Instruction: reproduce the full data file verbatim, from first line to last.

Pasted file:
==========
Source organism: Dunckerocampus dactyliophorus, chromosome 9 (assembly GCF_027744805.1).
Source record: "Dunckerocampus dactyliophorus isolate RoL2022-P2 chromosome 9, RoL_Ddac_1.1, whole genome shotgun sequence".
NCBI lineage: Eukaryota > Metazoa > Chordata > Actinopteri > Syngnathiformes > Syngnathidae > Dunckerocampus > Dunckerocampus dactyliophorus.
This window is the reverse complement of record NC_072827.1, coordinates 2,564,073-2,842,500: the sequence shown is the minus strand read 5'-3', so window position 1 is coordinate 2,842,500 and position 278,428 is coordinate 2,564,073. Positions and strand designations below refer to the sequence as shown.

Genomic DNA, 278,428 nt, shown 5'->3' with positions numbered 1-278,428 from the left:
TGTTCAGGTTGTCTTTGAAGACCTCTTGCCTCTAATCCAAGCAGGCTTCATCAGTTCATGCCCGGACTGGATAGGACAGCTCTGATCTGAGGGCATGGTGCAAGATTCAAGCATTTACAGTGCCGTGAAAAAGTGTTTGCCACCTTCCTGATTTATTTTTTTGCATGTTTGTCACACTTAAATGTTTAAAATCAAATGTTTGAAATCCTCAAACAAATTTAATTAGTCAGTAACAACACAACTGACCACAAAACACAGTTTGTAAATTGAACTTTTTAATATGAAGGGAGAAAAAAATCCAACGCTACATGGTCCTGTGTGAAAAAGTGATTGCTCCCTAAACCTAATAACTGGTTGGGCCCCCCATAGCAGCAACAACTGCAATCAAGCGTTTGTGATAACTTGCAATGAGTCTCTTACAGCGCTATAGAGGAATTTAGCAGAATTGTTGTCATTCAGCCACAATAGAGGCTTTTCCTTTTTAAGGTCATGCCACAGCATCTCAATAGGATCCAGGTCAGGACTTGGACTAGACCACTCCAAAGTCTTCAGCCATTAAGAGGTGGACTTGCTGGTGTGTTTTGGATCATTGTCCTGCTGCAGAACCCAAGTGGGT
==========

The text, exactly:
Source organism: Dunckerocampus dactyliophorus, chromosome 9 (assembly GCF_027744805.1).
Source record: "Dunckerocampus dactyliophorus isolate RoL2022-P2 chromosome 9, RoL_Ddac_1.1, whole genome shotgun sequence".
NCBI lineage: Eukaryota > Metazoa > Chordata > Actinopteri > Syngnathiformes > Syngnathidae > Dunckerocampus > Dunckerocampus dactyliophorus.
This window is the reverse complement of record NC_072827.1, coordinates 2,564,073-2,842,500: the sequence shown is the minus strand read 5'-3', so window position 1 is coordinate 2,842,500 and position 278,428 is coordinate 2,564,073. Positions and strand designations below refer to the sequence as shown.

Genomic DNA, 278,428 nt, shown 5'->3' with positions numbered 1-278,428 from the left:
TGTTCAGGTTGTCTTTGAAGACCTCTTGCCTCTAATCCAAGCAGGCTTCATCAGTTCATGCCCGGACTGGATAGGACAGCTCTGATCTGAGGGCATGGTGCAAGATTCAAGCATTTACAGTGCCGTGAAAAAGTGTTTGCCACCTTCCTGATTTATTTTTTTGCATGTTTGTCACACTTAAATGTTTAAAATCAAATGTTTGAAATCCTCAAACAAATTTAATTAGTCAGTAACAACACAACTGACCACAAAACACAGTTTGTAAATTGAACTTTTTAATATGAAGGGAGAAAAAAATCCAACGCTACATGGTCCTGTGTGAAAAAGTGATTGCTCCCTAAACCTAATAACTGGTTGGGCCCCCCATAGCAGCAACAACTGCAATCAAGCGTTTGTGATAACTTGCAATGAGTCTCTTACAGCGCTATAGAGGAATTTAGCAGAATTGTTGTCATTCAGCCACAATAGAGGCTTTTCCTTTTTAAGGTCATGCCACAGCATCTCAATAGGATCCAGGTCAGGACTTGGACTAGACCACTCCAAAGTCTTCAGCCATTAAGAGGTGGACTTGCTGGTGTGTTTTGGATCATTGTCCTGCTGCAGAACCCAAGTGGGT